Vayiven arei miskenos l’Pharaoh es Pisom v’es Raamses (Shemos 1:11)
The Gemara in Sotah (11a) explains that the names of the cities Pisom and Raamses allude to the fact that the earth underneath them was completely unsuitable for building, and whatever the Jewish slaves built there was immediately destroyed by the unstable ground. Pisom is short for “pi sehom bol’o” — the opening of the earth would swallow what was being built; and Raamses stands for “rishon rishon misroseis” — one building after another would collapse. If Pharaoh had an entire nation available to serve him as slaves, wouldn’t it have been more sensible to have them work in a location where they could build beautiful palaces which would bring honor to his kingdom?
Harav Avraham Pam, zt”l, answers that no matter how difficult a person’s task may be, he is still able to feel good about his work as long as he perceives a purpose in his efforts. If Pharaoh had put the Jews to work building splendid edifices, even though they would never be allowed to set foot in them, they would feel a sense of purpose in their suffering and would take pride in the fruit of their labors. The diabolical Pharaoh was willing to forego the benefit his Jewish slaves could have brought his kingdom just in order to afflict them with crushing harshness.
A practical application of this concept may be derived from a story involving a contemporary Rabbi whose son was born prematurely and severely underweight. The doctors and nurses in the hospital went beyond the call of duty, putting in tremendous efforts over the course of two months until the baby was finally healthy enough to return home with his grateful parents.
The Rabbi searched far and wide for an appropriate gift for the medical staff to express his appreciation, but he couldn’t find anything suitable. In frustration, he turned to his mentor, Harav Elya Svei, zt”l, who explained that the doctors didn’t need any more fountain pens or paperweights. He suggested that each year on the baby’s birthday, the Rabbi should bring his son to the hospital to show the doctors and nurses the fruit of their efforts.
So many times medical professionals put in tremendous energy fighting what they know to be an uphill battle, only to become dejected when they lose more often than not. Harav Svei suggested that the best gift would be to strengthen them by reminding them that their efforts make a difference and are eternally remembered and appreciated.
While most of us, hopefully, haven’t had extensive interactions with hospital staff, we have all benefited greatly from the Herculean amounts of time and energy invested in our education and upbringing by our parents and teachers. It behooves us to give them the sense of satisfaction and accomplishment they deserve by regularly letting them know what a difference they made in our lives and how appreciated they are.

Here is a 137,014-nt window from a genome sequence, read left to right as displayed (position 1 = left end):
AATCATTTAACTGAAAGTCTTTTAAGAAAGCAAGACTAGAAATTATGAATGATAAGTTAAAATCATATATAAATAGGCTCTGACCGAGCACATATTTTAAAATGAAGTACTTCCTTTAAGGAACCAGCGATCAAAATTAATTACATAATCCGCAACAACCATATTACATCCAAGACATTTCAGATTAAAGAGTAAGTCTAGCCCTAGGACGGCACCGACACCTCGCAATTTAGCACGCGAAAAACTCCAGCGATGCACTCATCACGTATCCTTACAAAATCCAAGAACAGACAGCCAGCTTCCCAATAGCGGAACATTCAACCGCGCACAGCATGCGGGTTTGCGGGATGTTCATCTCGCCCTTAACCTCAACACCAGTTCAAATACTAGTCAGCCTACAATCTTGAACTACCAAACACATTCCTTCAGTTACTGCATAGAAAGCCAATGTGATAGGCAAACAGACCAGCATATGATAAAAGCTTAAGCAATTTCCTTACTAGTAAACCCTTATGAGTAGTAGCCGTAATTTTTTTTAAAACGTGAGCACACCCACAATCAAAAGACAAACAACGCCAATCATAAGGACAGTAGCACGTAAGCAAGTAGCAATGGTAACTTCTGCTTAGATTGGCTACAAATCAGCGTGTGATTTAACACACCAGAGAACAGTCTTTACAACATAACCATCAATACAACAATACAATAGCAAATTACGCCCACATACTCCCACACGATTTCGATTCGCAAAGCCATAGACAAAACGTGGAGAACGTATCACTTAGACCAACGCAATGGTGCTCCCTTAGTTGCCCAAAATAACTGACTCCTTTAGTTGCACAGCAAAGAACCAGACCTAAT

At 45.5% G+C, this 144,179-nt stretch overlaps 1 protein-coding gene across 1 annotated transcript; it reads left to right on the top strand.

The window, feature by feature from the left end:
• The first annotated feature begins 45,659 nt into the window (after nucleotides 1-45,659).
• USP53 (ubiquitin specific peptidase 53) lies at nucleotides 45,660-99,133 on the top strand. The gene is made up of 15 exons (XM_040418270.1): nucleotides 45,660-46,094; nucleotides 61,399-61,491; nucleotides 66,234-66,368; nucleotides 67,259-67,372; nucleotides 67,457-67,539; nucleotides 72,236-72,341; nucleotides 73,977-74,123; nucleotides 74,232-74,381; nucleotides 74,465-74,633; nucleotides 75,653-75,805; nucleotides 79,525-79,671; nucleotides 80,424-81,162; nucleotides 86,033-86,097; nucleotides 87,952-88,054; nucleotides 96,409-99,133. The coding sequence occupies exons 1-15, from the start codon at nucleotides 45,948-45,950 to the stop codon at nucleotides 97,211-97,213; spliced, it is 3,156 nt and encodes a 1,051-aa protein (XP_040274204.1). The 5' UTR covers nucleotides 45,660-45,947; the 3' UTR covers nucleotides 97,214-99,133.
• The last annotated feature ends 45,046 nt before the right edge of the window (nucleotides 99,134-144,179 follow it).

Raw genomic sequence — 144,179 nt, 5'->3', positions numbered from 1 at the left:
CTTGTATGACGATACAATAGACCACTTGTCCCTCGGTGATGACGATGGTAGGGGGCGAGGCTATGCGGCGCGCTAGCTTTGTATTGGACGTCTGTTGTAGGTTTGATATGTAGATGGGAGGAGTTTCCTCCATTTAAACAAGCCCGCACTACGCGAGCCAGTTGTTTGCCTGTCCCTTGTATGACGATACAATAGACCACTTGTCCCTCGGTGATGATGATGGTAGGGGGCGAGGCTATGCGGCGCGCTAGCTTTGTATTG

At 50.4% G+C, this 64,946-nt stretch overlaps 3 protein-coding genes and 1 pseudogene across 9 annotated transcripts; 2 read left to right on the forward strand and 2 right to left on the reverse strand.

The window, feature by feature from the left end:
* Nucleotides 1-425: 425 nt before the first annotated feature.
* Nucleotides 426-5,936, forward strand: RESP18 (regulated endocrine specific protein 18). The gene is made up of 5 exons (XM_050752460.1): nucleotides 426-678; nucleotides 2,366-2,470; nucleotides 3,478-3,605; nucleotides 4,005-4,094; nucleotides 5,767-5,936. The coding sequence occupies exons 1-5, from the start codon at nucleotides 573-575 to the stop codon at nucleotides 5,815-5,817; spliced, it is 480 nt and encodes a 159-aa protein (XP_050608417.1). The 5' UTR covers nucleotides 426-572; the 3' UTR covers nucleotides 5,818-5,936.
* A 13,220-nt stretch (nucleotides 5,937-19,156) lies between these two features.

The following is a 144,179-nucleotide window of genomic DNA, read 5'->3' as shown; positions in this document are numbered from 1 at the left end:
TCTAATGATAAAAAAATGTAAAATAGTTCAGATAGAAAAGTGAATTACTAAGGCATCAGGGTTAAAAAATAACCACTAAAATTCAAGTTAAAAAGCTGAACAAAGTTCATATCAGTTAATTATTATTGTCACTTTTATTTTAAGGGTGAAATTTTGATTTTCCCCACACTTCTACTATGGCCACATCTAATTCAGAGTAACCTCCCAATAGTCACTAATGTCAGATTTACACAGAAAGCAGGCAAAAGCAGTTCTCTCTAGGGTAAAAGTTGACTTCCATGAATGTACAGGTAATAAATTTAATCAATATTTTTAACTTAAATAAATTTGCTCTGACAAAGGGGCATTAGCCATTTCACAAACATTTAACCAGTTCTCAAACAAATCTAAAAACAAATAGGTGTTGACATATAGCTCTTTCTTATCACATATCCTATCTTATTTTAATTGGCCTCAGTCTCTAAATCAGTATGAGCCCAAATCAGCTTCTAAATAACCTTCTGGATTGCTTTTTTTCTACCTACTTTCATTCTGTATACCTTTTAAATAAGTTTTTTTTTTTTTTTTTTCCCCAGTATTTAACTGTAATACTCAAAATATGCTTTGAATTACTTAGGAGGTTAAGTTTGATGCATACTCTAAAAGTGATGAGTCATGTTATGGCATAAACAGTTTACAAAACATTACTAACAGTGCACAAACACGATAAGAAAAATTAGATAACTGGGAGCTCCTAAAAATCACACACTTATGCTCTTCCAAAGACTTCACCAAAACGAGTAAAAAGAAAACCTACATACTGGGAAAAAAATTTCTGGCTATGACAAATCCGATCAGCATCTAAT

Parashah Q & A
Q: When Pharaoh’s daughter opened Moshe’s basket, she noticed that he was crying. Rashi writes (2:6) that although he was only three months old, his voice was that of a youth. In what way was the voice of Moshe, a 3-month-old infant, similar to that of an adolescent?
A: Harav Meir Shapiro explains that while both babies and teens cry, the difference between them is that, while an infant can only cry over his own pain, an older child is also able to shed tears over the suffering of another person. Initially, Pharaoh’s daughter noticed Moshe abandoned in a basket near the river and assumed that his crying was a result of his own loneliness. After she picked him up and comforted him and he continued crying, it became clear that his tears weren’t for his own pain but for the agony of his Jewish brethren. From a young chronological age, Moshe proved that he was emotionally developed beyond his years, as he was already able to share in the suffering of his fellow Jews like a young adult.
Q: When Hashem revealed Himself to Moshe at the burning bush (3:5), was it with the unsurpassed level of prophecy that Moshe ultimately attained, or did he not reach this level until the giving of the Torah at Mount Sinai?
A: The Ramban understands that in commanding Moshe not to draw closer to the bush, Hashem was hinting that he still hadn’t reached the level of prophecy that he would eventually attain, for which he is memorialized as Adon Haneviim (the master of all prophets), which he only reached at Mount Sinai. This is why he was afraid to look at Hashem’s Presence in the bush, as he hadn’t yet reached the level of u’smunas Hashem yabit (Bamidbar 12:8) — at the image of Hashem does he gaze. The Imrei Deah points out that the Rambam seems to disagree, as he writes (Hilchos Avodas Kochavim 1:3) that Hashem “made Moshe Rabbeinu the teacher of all prophets and sent him (to free the Jews).” This implies that from his initial encounter with Hashem at the bush, Moshe immediately reached the pinnacle of his prophetic level.
Originally from Kansas City, Rabbi Ozer Alport graduated from Harvard, learned in Mir Yerushalayim for five years, and now lives in Brooklyn, where he learns in Yeshivas Beis Yosef, is the author of the recently-published sefer Parsha Potpourri, and gives weekly shiurim. To send comments to the author or to receive his Divrei Torah weekly, please email oalport@Hamodia.com.